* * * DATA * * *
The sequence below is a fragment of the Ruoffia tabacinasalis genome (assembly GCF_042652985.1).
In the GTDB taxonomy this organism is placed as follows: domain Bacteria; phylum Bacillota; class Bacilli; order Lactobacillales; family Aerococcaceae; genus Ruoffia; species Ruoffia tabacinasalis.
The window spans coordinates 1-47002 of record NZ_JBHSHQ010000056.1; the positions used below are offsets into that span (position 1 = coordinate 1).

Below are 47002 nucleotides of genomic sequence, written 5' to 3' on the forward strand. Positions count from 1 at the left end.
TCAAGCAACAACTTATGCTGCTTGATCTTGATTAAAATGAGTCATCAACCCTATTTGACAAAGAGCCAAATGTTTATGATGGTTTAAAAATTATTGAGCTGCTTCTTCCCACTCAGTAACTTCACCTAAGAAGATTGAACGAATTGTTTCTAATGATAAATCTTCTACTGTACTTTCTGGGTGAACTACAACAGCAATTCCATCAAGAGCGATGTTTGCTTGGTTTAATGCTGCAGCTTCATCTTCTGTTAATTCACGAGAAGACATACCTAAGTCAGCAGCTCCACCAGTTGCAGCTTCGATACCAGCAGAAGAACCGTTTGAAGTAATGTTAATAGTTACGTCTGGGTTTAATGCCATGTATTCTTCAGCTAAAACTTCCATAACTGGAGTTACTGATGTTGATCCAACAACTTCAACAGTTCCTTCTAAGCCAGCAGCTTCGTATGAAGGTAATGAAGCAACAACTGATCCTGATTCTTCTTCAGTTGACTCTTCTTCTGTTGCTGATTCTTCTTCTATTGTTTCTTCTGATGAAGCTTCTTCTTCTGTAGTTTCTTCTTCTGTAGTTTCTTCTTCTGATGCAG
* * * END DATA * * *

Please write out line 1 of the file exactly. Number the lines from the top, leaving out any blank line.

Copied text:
The sequence below is a fragment of the Ruoffia tabacinasalis genome (assembly GCF_042652985.1).